Boston Red Sox ace Chris Sale was diagnosed with a flexor strain in his left arm two weeks ago, and was to be reassessed two weeks later. Sale recently resumed throwing, but on Thursday, the Red Sox announced that he will undergo Tommy John surgery.
The #RedSox announced today that LHP Chris Sale will undergo ulnar collateral ligament reconstruction surgery (Tommy John) on his left elbow.
— Red Sox (@RedSox) March 19, 2020
Tommy John was likely to be needed at some point for Sale with this injury, and it makes sense to just it done as soon as possible when you consider that we may not even have baseball in 2020 due to the coronavirus (COVID-19) outbreak. *Hopefully* there will be baseball, and ideally by early June, but it’s very possible that the season is shut down with the way things are trending.
If we do have baseball in 2020, it will feature a very different Red Sox team than we’re used to seeing. Boston already traded their best player (and arguably the second-best player in baseball) in February, when they sent outfielder Mookie Betts to the Los Angeles Dodgers. And now their ace is out for 2020.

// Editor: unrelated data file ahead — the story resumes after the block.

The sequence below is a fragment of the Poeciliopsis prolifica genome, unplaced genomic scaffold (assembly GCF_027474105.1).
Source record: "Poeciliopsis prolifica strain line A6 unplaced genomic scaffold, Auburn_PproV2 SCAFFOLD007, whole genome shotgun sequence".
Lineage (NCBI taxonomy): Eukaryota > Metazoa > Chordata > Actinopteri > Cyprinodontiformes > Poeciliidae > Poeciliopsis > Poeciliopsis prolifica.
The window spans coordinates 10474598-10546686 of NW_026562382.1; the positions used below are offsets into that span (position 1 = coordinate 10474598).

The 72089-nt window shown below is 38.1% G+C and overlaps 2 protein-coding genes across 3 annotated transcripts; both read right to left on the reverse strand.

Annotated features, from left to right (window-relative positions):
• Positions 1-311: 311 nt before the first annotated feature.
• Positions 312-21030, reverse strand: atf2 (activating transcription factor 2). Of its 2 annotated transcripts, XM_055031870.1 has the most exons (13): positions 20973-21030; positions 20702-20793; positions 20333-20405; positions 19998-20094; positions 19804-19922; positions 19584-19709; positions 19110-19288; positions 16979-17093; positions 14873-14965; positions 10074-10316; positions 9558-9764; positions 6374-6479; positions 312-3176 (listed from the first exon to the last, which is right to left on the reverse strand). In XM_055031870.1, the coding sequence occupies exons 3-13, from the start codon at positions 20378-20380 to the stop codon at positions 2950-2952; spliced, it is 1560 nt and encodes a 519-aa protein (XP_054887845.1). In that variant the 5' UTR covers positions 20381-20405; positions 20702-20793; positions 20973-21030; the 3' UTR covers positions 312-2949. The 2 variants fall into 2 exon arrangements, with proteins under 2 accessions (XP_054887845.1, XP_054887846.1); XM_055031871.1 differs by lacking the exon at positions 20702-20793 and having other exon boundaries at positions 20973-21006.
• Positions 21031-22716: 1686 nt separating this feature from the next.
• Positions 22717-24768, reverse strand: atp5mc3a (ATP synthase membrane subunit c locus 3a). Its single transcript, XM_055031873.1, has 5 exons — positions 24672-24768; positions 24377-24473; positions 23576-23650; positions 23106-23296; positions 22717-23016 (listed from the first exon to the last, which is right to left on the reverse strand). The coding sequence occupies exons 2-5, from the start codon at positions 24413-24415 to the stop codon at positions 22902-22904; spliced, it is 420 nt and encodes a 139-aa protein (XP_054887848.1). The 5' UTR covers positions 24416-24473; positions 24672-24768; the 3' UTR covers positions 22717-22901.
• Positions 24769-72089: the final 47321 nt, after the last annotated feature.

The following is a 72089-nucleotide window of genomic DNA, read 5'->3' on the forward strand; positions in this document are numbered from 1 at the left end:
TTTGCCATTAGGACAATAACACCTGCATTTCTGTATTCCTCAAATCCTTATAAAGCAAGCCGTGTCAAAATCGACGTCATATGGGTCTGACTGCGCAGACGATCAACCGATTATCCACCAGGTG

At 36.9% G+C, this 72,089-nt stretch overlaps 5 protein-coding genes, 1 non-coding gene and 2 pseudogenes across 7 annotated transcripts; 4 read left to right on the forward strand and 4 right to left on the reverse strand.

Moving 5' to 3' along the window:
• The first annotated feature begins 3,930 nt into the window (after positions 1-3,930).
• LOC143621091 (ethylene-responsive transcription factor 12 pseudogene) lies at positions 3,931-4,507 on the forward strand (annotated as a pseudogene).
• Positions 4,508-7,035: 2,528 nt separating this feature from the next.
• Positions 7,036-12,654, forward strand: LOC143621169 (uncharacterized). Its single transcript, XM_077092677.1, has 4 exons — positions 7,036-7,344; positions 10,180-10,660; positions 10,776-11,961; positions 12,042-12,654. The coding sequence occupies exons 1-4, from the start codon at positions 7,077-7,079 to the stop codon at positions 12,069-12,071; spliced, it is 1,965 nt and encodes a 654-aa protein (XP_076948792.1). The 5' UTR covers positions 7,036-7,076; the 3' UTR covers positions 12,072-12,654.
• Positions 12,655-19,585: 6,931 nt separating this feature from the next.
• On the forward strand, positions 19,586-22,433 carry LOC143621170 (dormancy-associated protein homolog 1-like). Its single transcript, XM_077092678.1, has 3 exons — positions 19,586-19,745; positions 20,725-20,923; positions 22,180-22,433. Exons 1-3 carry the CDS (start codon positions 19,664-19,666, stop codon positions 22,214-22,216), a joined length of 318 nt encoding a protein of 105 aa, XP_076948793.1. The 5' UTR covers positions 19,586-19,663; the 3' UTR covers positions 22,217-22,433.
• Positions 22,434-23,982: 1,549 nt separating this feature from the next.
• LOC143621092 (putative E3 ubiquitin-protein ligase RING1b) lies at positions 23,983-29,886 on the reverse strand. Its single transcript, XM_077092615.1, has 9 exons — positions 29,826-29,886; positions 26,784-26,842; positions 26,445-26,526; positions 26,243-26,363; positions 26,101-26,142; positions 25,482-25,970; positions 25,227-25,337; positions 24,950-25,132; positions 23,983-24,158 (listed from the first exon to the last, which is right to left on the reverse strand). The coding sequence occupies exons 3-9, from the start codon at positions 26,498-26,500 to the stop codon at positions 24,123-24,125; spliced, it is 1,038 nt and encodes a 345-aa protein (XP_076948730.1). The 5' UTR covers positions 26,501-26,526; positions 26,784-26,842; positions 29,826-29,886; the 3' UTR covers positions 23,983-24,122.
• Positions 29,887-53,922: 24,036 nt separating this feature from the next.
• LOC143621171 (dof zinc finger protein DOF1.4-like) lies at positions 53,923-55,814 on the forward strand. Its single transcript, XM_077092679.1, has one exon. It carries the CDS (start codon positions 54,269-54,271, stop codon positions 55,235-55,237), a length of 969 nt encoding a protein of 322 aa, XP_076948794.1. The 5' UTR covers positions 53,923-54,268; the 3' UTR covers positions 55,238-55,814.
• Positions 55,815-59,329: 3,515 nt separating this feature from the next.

The ZiPS system projected Sale for 5.0 WAR (wins above replacement) and Betts for 6.1 in 2020, so that’s 11 wins on paper that the Red Sox would need to make up for. That’s while playing in the same division as the New York Yankees and Tampa Bay Rays. So, this is shaping up as a tough season for Boston (again, if we have a season), and we may see them enter a mini rebuild mode (which the Betts trade already started, of course).
Sale, 31 on March 30, is entering year one of a five-year, $145 million contract, after signing an extension last March. The southpaw’s 2019 season ended in August due to elbow inflammation.
While Sale’s 4.40 ERA in 2019 wasn’t pretty, the peripherals think he was much better: 3.39 FIP (7th in AL), 35.6 strikeout percentage (2nd in AL), and and a 29.6 K-BB% (3rd in AL). He was likely a victim of the juiced baseball, allowing home runs on 19.5% of the flyballs he gave up (2nd-most in the AL; he’d previously never had worse than a 12.5% HR/FB rate). If he can get back to full health following the Tommy John surgery, odds are he still has a few more years left as a legitimate ace.